State rests its case against Charlotte officer

State rests case in Kerrick trial

CHARLOTTE, NC (WBTV) - The state has rested its case against the police officer accused of fatally shooting an unarmed man in 2013.

The last witness was Captain Mike Campagna, who said Tuesday that Officer Randal "Wes" Kerrick was not in compliance with Charlotte-Mecklenburg Police Dept. policy when he shot Jonathan Ferrell. However, Campagna said department policy does support Kerrick's initial decision to draw his weapon.

Retired prosecutor Steve Ward, who now teaches criminal justice at Belmont Abbey College, said the testimony was a mixed message for the jury. "Some
of the training seems to be inconsistent; that you are allowed to draw a weapon and point it at someone who is unarmed, but you're not allowed to shoot them," said Ward.

Campagna, a certified police instructor, testified that non-lethal force should have been used in the encounter with Ferrell and that Kerrick should have switched or "transitioned down" to a non-lethal force option, like his stun gun or baton.

Defense attorney George Laughrun said during a seven second encounter, Kerrick had no time to change his tactics.

"Officers are trained to only use their firearms when they face aggravated active aggression," Campagna said. He described 'aggravated active aggression' as an encounter where an officer could be seriously injured or killed.

Campagna said it was his opinion that Kerrick faced "active aggression" but not "aggravated active aggression."

Campagna also answered questions Tuesday about the different types of force that officers are trained to use, including fighting tactics, stun gun, and their baton.

The defense raised another inconsistency about CMPD training compared to policy. Laughrun said Kerrick received a refresher course on simulated firearms training five weeks before the shooting. The instructor told officer that if another officer draws his stun gun, the partnering officer should draw his firearm as back up.

"That sound like what Officer Kerrick was doing?" Laughrun asked. Campagna responded that Kerrick's action did provide cover for his fellow officer, whose stun gun was deployed and missed.

Campagna also admitted on the stand that the training officer's instructions to use a firearm as backup went against department policy.

"That's the problem. The jury's going to see this as a mixed message and they're not going to know what to do," said Ward.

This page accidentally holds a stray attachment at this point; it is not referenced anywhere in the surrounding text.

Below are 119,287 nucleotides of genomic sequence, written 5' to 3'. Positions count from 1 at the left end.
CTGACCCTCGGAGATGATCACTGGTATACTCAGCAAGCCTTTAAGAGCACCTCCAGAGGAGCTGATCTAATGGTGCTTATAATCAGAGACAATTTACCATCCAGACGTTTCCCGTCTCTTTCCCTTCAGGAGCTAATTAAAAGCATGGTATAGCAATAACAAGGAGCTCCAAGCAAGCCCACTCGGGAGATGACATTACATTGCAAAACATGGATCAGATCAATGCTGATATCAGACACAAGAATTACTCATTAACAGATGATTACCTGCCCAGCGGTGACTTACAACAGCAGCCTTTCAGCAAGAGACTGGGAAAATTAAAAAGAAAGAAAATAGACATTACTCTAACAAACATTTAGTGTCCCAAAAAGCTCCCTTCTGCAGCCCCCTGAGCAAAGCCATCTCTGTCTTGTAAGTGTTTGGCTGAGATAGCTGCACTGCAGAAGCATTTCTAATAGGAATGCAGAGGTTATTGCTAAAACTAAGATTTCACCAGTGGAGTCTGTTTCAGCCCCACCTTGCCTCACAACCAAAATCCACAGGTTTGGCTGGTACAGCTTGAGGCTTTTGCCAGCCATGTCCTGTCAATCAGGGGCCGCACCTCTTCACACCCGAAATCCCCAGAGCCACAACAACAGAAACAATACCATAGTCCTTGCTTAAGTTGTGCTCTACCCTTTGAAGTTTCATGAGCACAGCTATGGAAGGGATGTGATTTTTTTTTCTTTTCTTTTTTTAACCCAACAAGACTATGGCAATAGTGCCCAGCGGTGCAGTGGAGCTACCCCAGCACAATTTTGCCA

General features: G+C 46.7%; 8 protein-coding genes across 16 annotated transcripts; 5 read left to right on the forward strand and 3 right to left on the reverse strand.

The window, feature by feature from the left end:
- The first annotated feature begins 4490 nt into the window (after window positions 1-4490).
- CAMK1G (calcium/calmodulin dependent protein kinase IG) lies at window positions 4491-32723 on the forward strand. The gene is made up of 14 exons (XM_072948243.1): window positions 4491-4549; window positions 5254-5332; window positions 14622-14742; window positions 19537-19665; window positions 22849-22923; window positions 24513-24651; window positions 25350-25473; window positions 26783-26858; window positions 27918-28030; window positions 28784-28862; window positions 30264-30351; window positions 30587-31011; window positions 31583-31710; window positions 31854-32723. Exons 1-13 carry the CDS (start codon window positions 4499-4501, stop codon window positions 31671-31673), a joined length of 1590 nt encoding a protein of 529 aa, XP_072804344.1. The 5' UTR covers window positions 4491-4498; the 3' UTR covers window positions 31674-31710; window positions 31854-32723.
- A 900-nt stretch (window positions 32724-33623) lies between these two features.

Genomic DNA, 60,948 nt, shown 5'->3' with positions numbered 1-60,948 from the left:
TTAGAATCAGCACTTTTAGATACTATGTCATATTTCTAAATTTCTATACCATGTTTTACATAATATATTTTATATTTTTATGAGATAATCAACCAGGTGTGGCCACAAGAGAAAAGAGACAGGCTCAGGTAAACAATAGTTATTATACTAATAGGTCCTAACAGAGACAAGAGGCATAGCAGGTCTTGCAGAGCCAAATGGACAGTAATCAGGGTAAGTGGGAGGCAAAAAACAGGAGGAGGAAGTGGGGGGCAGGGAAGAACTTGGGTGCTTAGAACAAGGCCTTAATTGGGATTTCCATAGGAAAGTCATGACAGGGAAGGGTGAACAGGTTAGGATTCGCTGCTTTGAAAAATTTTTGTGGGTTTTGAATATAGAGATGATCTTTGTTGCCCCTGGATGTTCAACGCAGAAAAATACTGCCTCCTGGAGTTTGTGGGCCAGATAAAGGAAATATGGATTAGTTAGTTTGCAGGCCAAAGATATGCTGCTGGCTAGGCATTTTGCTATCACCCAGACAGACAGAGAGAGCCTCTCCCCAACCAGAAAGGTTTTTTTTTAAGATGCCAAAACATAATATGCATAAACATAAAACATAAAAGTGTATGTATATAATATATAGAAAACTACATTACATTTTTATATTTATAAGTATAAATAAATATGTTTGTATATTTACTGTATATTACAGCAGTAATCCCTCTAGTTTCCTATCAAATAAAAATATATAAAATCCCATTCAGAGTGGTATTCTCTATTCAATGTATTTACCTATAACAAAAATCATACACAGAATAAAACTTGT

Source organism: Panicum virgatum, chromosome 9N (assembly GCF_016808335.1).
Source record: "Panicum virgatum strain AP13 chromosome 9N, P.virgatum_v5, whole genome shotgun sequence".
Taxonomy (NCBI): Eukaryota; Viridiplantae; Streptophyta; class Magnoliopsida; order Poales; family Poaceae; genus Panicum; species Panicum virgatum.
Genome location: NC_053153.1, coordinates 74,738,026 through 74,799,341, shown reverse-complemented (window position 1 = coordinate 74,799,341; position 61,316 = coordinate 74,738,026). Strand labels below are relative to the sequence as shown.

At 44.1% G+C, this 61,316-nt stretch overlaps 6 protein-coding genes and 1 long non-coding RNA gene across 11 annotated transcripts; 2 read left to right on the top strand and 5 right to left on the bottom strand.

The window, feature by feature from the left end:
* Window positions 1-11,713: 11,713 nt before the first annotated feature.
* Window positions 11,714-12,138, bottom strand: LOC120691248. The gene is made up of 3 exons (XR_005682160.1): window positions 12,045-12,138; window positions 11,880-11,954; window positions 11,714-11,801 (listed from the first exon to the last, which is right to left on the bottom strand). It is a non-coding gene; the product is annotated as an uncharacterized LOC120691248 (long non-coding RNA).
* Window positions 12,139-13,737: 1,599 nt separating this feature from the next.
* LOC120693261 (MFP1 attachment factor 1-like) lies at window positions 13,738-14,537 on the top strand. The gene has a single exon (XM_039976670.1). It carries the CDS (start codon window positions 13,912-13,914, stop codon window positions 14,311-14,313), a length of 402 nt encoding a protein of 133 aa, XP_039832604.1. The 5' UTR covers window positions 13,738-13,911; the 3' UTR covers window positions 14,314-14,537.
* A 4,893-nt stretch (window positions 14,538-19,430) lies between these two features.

The State never called any top CMPD brass to testify about the decision to charge Kerrick, other than Campagna, who reviewed the case from a training standpoint.

The State also never called Officer Thornell Little, who was the first officer on scene to see Ferrell. Dashcam video shows Little deployed his stun gun and missed, as Ferrell started running toward Kerrick.

The defense began their side of presenting evidence by starting with a psychologist who reviewed Kerrick's hiring. Dr. David McCord, psychology professor at Western North Carolina University said Kerrick presented no character flaws in his review. McCord described the officer as "stable, confident" and "resilient, cheerful and relaxed." He said Kerrick could be passive, but not to an extreme and exhibited potential leadership qualities.

Two supervisors at CMPD Animal Care and Control, and a sergeant at the Hickory Grove Division also testified that Kerrick was an exemplary employee.
Monday, Campagna began his testimony about how recruits are taught when to use force or deadly force. Sworn officers also receive continuing education.

According to Capt. Campagna, the law identifies four areas for deadly force.

He said "the first being to defend yourself or a third person from what he reasonably believes to be the use or imminent use of deadly physical force. There is to prevent the escape of someone who is using a weapon to commit their escape. There is also the situation where if a person is not apprehended  immediately, they are imminent to go out and commit - to inflict death or serious body injury upon another person. The last
one is to prevent the escape of a person from custody who has been incarcerated due to a felony."

During his recorded police interview, Kerrick told detectives that he felt Ferrell was reaching for his gun.

Officer Kerrick is charged with voluntary manslaughter in the shooting death of Jonathan Ferrell.

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